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Michael J. Fox Foundation leads the charge to study Parkinson’s genetics in Jewish populations Hi, there, I follow Ami’s coverage of Jewish news and relevant topics, and thought you might be interested in new genetic research into a common mutation among people of Ashkenazi descent and its relation to Parkinson’s disease. The Michael J. Fox Foundation for Parkinson’s Research (MJFF) is launching a new arm of their ongoing biomarker trial called PPMI to study individuals with genetic mutations associated with Parkinson’s disease (PD). One such mutation, on the LRRK2 gene, is much more common among Jewish people of Ashkenazi descent than the rest of the population, and has been identified as one of the greatest targets of interest in PD drug development. Researchers hope that a greater understanding of the biology of people with Parkinson’s or at risk to develop the disease will lead to new therapeutics and strategies to prevent disease onset. As you may know, certain genetic mutations more common among Jewish people of Ashkenazi descent can increase risk of diseases like Tay-Sachs, breast cancer and Parkinson’s disease. In order to develop more effective treatments and eventually cure these diseases, researchers are searching for substances, processes or characteristics of the body that signal disease risk, onset and/or progression, also known as “biomarkers” (like cholesterol level for heart disease). Biomarkers aid in diagnosis and disease management, and help researchers to test new drugs quicker by measuring biological changes rather than waiting for clinical improvement in their patients. There are no validated biomarkers for Parkinson’s disease, a reality PD researchers are hoping to change. I hope this is of interest. I can connect you with a spokesperson from MJFF, a PPMI investigator and a Jewish patient enrolled in the trial who can speak about why she’s participating in the trial and her experience so far. Best, xxxx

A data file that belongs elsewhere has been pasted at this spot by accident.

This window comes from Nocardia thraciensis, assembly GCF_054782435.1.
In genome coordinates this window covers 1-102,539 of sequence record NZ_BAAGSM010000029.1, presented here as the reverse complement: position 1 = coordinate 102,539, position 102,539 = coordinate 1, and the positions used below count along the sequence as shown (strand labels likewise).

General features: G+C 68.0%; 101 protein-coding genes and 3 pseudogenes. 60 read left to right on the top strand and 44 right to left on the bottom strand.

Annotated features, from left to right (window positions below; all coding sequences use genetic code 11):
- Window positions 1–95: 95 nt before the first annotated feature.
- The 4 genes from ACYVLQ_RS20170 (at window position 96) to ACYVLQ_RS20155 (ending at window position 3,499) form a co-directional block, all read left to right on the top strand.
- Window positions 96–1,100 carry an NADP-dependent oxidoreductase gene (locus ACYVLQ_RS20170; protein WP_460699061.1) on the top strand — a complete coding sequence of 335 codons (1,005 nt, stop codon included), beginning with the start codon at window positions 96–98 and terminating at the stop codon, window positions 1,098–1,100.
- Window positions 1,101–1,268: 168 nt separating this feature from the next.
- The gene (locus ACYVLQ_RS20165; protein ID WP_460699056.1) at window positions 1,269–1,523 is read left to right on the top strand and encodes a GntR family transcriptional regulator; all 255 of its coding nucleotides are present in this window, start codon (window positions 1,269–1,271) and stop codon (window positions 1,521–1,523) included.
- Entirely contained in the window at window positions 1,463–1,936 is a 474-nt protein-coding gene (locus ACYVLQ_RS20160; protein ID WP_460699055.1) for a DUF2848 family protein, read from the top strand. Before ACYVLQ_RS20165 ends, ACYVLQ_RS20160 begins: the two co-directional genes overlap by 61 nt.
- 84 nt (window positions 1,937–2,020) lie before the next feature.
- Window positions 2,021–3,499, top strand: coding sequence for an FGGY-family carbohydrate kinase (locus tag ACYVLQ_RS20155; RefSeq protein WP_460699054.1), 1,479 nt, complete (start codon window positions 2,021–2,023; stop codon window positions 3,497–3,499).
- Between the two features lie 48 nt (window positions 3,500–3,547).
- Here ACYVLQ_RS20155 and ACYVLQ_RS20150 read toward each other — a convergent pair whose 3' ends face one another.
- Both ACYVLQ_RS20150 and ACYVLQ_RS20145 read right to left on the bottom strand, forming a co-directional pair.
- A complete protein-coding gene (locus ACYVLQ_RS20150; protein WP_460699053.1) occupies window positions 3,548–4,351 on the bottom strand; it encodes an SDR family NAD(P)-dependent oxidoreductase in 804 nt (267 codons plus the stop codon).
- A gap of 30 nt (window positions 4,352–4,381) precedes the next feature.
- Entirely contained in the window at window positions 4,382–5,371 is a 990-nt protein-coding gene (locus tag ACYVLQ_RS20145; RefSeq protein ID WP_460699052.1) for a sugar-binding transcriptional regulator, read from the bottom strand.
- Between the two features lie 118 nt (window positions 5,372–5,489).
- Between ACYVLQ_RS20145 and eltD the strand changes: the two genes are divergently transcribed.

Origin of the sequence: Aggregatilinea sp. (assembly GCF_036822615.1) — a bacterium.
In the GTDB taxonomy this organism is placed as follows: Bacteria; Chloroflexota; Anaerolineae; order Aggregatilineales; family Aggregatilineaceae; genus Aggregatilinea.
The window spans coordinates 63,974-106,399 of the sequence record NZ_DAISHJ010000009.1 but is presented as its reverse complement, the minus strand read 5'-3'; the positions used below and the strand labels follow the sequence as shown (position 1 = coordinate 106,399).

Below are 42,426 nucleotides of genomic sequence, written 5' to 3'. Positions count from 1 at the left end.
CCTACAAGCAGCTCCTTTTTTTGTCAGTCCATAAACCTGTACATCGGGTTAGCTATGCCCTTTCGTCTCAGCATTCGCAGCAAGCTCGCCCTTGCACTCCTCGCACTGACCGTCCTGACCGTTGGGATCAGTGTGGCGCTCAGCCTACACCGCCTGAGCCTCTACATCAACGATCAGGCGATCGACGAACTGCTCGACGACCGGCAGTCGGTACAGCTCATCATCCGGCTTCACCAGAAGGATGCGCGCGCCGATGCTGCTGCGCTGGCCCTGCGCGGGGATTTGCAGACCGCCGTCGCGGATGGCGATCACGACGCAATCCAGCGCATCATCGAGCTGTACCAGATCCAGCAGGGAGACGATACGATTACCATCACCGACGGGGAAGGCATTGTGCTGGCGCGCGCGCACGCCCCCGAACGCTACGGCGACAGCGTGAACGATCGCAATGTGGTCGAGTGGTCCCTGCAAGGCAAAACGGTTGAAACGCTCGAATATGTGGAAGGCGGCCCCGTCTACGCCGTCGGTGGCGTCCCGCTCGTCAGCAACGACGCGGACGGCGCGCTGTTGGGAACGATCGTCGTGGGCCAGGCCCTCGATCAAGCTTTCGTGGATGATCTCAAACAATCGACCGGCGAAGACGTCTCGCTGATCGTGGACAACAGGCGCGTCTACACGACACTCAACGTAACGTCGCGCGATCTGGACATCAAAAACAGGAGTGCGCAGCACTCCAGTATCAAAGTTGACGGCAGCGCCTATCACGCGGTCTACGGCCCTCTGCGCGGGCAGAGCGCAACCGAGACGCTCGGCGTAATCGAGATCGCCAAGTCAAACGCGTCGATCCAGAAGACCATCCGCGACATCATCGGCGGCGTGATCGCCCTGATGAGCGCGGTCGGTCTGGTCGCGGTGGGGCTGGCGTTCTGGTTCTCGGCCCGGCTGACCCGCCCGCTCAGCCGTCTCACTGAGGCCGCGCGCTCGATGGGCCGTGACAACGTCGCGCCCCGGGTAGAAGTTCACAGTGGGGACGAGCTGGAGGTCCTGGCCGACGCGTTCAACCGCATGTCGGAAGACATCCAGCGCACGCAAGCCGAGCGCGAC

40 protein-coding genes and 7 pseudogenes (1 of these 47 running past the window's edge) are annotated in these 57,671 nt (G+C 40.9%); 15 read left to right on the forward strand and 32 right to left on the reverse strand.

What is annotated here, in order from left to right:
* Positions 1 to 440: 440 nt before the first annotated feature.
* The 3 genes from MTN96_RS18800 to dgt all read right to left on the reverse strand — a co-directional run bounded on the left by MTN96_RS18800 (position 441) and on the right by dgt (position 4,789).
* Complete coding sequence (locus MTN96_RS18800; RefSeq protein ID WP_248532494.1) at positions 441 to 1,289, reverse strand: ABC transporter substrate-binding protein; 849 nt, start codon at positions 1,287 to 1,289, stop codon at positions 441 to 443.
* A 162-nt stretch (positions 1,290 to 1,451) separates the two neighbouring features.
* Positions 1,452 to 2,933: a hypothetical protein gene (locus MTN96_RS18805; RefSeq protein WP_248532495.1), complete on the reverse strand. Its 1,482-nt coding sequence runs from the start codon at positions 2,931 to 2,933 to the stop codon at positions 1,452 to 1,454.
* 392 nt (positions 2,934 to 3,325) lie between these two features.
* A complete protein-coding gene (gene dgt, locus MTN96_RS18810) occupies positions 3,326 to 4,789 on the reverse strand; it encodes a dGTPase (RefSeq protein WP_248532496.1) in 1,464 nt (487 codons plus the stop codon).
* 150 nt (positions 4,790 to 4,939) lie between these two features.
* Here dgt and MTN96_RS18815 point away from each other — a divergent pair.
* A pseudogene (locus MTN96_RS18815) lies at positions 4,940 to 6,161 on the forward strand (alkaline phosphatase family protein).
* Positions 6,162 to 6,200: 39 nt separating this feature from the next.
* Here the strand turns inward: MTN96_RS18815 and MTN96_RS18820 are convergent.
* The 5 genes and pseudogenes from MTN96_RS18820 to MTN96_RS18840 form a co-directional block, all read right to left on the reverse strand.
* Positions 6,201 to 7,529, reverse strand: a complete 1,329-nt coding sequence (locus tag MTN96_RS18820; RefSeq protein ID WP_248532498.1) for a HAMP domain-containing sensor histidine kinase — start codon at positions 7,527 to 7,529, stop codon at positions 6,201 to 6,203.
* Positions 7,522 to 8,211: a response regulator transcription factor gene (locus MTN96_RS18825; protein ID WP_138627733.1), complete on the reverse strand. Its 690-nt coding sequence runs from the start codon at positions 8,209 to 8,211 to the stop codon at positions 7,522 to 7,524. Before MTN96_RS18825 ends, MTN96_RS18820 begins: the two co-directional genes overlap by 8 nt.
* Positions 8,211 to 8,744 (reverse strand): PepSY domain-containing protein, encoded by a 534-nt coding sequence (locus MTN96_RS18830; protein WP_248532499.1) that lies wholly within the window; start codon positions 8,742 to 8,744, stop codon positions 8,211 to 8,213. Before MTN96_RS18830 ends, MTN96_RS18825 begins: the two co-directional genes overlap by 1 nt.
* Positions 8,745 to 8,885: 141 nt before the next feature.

Michael J. Fox, the Hollywood actor, was diagnosed with youngonset Parkinson’s in 1991 at the age of 30. For seven years, he kept his condition a secret, until finally, in 1998, he came forward with his condition. That same year, he established the Michael J. Fox Foundation for Parkinson’s Research (MJFF), an organization that has granted more than $400 million to develop treatments for the disease, and ultimately, find a cure. Fox was far from the first public figure to become a champion of a very personal cause.In many cases, when these tragic conditions befall the famous, wealthy and well-connected, they often use their resources to finance research toward a cure. In many cases, they truly make an impact. Actor Christopher Reeve, for example, after a spinal cord injury that left him a quadriplegic, founded the Christopher & Dana Reeve Foundation, which funds research to cure and improve the quality of life for people living with paralysis. Thus far the foundation has raised $80 million. Cyclist and Tour-de-France champion Lance Armstrong started the Livestrong anti-cancer foundation after beating testicular cancer. The Livestrong  Foundation helps millions of cancer patients annually through research and support networks.The work Fox’s foundation does fills a great need, with five million Parkinson’s patients worldwide. Although the typical age of onset is 60 and older, people as young as 18 have been diagnosed with it.